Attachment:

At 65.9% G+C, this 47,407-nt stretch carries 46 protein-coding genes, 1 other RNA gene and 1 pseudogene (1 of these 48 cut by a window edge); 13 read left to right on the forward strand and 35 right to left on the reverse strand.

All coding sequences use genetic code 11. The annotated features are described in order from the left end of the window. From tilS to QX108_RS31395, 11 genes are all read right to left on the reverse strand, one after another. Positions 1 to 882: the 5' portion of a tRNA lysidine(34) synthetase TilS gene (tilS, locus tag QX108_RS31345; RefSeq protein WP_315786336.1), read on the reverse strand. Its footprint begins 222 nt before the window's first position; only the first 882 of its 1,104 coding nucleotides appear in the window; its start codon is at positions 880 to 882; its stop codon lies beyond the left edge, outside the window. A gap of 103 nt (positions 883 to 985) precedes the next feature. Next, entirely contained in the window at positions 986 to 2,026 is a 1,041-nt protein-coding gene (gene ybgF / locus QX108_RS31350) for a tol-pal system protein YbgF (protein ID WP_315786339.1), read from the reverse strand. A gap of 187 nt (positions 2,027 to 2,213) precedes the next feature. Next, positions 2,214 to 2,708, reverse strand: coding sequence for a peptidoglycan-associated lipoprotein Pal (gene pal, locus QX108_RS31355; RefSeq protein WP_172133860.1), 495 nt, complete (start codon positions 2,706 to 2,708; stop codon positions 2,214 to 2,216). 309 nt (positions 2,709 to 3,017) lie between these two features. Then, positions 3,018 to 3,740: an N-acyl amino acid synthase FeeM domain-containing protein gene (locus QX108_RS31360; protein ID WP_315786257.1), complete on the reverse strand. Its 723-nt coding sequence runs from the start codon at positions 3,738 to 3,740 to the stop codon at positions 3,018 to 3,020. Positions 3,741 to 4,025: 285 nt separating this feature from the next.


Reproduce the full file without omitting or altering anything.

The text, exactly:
At 65.9% G+C, this 47,407-nt stretch carries 46 protein-coding genes, 1 other RNA gene and 1 pseudogene (1 of these 48 cut by a window edge); 13 read left to right on the forward strand and 35 right to left on the reverse strand.

All coding sequences use genetic code 11. The annotated features are described in order from the left end of the window. From tilS to QX108_RS31395, 11 genes are all read right to left on the reverse strand, one after another. Positions 1 to 882: the 5' portion of a tRNA lysidine(34) synthetase TilS gene (tilS, locus tag QX108_RS31345; RefSeq protein WP_315786336.1), read on the reverse strand. Its footprint begins 222 nt before the window's first position; only the first 882 of its 1,104 coding nucleotides appear in the window; its start codon is at positions 880 to 882; its stop codon lies beyond the left edge, outside the window. A gap of 103 nt (positions 883 to 985) precedes the next feature. Next, entirely contained in the window at positions 986 to 2,026 is a 1,041-nt protein-coding gene (gene ybgF / locus QX108_RS31350) for a tol-pal system protein YbgF (protein ID WP_315786339.1), read from the reverse strand. A gap of 187 nt (positions 2,027 to 2,213) precedes the next feature. Next, positions 2,214 to 2,708, reverse strand: coding sequence for a peptidoglycan-associated lipoprotein Pal (gene pal, locus QX108_RS31355; RefSeq protein WP_172133860.1), 495 nt, complete (start codon positions 2,706 to 2,708; stop codon positions 2,214 to 2,216). 309 nt (positions 2,709 to 3,017) lie between these two features. Then, positions 3,018 to 3,740: an N-acyl amino acid synthase FeeM domain-containing protein gene (locus QX108_RS31360; protein ID WP_315786257.1), complete on the reverse strand. Its 723-nt coding sequence runs from the start codon at positions 3,738 to 3,740 to the stop codon at positions 3,018 to 3,020. Positions 3,741 to 4,025: 285 nt separating this feature from the next.